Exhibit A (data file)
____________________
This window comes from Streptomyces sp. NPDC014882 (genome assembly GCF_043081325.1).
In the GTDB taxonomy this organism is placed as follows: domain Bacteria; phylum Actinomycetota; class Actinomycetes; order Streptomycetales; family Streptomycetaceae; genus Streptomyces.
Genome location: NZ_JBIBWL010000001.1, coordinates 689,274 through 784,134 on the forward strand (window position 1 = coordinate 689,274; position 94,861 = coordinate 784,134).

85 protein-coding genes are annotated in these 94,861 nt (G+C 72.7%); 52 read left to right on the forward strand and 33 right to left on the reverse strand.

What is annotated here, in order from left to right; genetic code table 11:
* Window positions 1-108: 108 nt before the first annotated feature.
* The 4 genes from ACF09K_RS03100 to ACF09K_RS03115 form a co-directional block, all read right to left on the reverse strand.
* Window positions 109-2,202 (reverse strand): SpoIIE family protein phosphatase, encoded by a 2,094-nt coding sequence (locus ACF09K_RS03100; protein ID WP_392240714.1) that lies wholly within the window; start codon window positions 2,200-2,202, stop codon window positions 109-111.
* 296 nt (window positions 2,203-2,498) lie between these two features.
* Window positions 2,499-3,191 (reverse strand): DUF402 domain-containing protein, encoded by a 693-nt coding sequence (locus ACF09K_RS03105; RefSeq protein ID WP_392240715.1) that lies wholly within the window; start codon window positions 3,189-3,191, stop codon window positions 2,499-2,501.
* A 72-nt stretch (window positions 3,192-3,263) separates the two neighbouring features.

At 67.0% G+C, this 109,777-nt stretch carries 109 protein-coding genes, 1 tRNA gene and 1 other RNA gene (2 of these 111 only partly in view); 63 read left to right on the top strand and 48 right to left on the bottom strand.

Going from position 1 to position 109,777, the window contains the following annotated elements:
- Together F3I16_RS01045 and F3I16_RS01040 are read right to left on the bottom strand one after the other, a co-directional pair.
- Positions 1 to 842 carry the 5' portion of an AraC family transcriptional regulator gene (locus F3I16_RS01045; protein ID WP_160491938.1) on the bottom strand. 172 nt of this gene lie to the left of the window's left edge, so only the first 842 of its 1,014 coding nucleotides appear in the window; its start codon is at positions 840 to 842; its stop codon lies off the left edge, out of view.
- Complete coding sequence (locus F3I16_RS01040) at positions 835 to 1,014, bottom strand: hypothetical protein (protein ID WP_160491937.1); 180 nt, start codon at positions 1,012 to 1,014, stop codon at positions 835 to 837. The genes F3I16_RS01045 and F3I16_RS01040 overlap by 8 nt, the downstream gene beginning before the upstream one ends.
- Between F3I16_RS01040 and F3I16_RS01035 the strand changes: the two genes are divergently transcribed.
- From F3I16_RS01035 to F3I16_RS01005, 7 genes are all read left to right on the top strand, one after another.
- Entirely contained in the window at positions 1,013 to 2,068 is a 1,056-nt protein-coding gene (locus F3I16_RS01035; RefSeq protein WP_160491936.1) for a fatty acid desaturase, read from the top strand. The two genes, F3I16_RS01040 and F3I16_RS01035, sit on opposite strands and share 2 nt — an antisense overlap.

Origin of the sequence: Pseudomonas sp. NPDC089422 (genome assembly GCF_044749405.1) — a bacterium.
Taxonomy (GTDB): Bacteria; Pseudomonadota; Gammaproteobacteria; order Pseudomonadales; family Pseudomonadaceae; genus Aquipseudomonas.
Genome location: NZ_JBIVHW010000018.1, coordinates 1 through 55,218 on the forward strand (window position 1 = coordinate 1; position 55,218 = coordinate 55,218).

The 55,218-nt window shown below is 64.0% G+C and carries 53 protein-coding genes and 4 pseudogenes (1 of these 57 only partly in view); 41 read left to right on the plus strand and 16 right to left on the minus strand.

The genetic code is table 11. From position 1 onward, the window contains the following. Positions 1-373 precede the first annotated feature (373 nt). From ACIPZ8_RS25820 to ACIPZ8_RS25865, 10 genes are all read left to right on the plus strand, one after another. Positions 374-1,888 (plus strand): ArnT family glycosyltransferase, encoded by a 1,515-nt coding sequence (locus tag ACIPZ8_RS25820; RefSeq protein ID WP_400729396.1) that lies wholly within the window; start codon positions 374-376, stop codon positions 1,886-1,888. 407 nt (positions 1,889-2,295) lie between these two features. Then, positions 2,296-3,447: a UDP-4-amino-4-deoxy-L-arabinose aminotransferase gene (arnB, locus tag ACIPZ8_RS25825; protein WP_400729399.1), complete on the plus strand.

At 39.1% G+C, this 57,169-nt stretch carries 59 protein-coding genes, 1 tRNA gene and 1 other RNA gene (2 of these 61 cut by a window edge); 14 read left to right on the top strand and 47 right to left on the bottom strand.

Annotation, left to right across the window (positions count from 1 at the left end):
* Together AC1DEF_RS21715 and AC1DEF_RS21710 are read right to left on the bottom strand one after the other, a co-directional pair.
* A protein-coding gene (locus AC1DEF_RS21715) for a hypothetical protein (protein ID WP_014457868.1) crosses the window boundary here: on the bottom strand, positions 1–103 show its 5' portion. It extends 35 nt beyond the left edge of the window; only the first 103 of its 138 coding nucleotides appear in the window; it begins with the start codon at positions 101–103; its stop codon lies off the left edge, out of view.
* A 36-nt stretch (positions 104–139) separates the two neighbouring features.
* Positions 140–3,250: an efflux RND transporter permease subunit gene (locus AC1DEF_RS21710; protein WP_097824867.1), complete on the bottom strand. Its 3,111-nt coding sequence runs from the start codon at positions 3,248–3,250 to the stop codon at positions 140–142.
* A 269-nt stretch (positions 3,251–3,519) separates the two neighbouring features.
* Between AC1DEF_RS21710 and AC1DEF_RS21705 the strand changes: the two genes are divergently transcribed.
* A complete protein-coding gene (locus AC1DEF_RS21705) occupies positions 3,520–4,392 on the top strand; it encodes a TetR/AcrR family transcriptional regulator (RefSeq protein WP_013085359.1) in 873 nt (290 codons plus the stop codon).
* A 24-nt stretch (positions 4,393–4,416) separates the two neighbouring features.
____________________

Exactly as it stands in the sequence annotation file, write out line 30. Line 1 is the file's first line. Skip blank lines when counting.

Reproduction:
* Positions 140–3,250: an efflux RND transporter permease subunit gene (locus AC1DEF_RS21710; protein WP_097824867.1), complete on the bottom strand. Its 3,111-nt coding sequence runs from the start codon at positions 3,248–3,250 to the stop codon at positions 140–142.